15 January 1997 -- Blowing snow across North Dakota

GOES-8 visible image

2145 UTC GOES-8 visble image | Animation

Thermally and mechanically-induced horizontal convective rolls formed in response to strong low-level cold air advection across much of North Dakota on 15 January 1997. These turbulent features were aligned parallel to the surface winds (northerly at 30-50 knots), acting to focus blowing snow into airborne "billows" that were dense enough and high enough to cast shadows. Ground blizzard conditions were reported across the state during much of the day. A NOAA-14 AVHRR image of this event was produced by the Johns Hopkins University APL. [Side note: the following day, the Duluth MN NWS forecast discussion mentioned returns of blowing snow on their WSR-88D radar]

There has been some discussion as to whether the features seen on these images are bands of blowing snow or simply lines of cumulus clouds, and whether blowing snow can really be dense enough or high enough to cast shadows. Cumulus clouds (whether in a random cloud field or in organized cloud streets) normally exhibit a more cellular appearance. The diffuse appearance of these bands suggests that we are seeing mesoscale streets of blowing snow. Keep in mind that these are not stationary snow drifts on the ground, but airborne bands of blowing snow.

Atmospheric phenomena such as smoke, dust and haze can be thick enough and possess enough vertical extent to cast shadows, especially during times of low sun angle (in this case, late afternoon in winter at mid latitudes). These particular shadows stand out even more since they are against a white (snow pack) background (the average snow depth across North Dakota that week was about 20 inches). Forward scattering of light during favorable late afternoon sun-satellite geometry enhances the appearance of the blowing snow bands, especially with the contrast stretch enhancement applied here. In addition, the higher 10-bit precision and improved signal-to-noise ratio of the GOES-8 data allows subtle features such as these to be more readily detected.

Discussion with Daniel Noah (Warning Coordination Meteorologist, NWS, Bismarck ND) revealed that there were some small cumulus clouds embedded within some of these bands of blowing snow, near the top of the well-mixed boundary layer. Outside of these blowing snow bands the sun was visible and horizontal visibility was about 4-6 miles, but visibility was reduced significantly as each band of blowing snow passed through. These features showed up well on Bismarck and Minot ND WSR-88D radars, with the features moving like snakes as they kept the same length.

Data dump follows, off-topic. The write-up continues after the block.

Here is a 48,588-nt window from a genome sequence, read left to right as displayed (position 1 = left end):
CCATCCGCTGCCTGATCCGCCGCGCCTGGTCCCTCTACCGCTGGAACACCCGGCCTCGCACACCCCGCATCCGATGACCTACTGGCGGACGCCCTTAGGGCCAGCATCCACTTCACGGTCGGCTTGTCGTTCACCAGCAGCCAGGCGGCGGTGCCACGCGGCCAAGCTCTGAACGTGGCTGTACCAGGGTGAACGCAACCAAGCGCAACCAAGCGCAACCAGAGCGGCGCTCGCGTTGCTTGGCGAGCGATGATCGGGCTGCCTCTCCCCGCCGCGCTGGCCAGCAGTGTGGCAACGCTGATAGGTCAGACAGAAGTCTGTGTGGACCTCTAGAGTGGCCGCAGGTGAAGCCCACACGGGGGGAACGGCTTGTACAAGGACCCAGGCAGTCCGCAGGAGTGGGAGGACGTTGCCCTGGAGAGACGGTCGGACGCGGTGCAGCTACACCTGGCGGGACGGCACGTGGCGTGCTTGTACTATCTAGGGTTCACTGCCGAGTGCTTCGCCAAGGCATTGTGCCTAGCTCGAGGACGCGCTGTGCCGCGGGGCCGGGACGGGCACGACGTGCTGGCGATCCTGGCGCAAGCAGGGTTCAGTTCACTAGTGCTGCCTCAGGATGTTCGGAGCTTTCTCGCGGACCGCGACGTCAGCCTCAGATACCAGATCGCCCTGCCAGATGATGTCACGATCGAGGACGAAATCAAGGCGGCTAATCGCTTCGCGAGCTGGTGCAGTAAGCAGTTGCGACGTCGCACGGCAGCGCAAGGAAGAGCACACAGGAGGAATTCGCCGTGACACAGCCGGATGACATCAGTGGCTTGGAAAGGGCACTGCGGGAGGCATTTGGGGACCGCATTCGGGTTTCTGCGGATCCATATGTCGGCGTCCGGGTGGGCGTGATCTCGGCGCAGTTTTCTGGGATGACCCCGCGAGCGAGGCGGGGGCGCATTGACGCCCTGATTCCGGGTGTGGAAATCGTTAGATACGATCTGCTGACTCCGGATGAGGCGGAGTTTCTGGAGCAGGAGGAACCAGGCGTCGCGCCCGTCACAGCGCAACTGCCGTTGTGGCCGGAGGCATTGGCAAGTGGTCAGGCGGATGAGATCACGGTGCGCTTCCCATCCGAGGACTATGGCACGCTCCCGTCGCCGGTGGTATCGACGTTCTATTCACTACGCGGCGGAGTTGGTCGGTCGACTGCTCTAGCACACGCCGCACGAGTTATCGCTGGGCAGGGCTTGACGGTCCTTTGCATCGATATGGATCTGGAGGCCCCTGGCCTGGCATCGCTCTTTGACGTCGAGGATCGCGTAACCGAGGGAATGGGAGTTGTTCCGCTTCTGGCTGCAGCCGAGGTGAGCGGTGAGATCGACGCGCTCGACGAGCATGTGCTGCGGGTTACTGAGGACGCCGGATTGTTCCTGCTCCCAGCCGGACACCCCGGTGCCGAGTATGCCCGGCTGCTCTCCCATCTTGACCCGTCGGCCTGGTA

The precipitation gauge at Bismarck recorded 1.0 inches of snow (0.07 inches of water equivalent) between 14:50 and 21:50 UT that day, but most of that was prior to this sequence of imagery (when the stratiform cloud layer was still moving southward across North Dakota into South Dakota). During the time frame of the image animation above (19:45-22:15 UT) 0.2 inches of snow (0.02 inches water equivalent) was captured by the gauge. Whether this precipitation was falling snow or blowing snow is open to some uncertainty. Since this freshly-fallen snow was relatively dry (14:1 snow-to-liquid-water ratio) it was easily picked up from the surface by the strong and persistent winds.

Having lived in South Dakota during my formative years, I've had the dubious privilege of enduring many ground blizzards. While driving during such conditions, I recall seeing the "banding" phenomena on a smaller scale -- snow tends to blow across roadways and open fields in focused bands as opposed to a continuous sheet, and visibility fluctuates dramatically within short distances (1/4 to 1/2 mile or so) as regions of intense blowing snow are encountered. The end results of these blowing snow events look something like this or this.

Address further commentary to Scott.Bachmeier@ssec.wisc.edu
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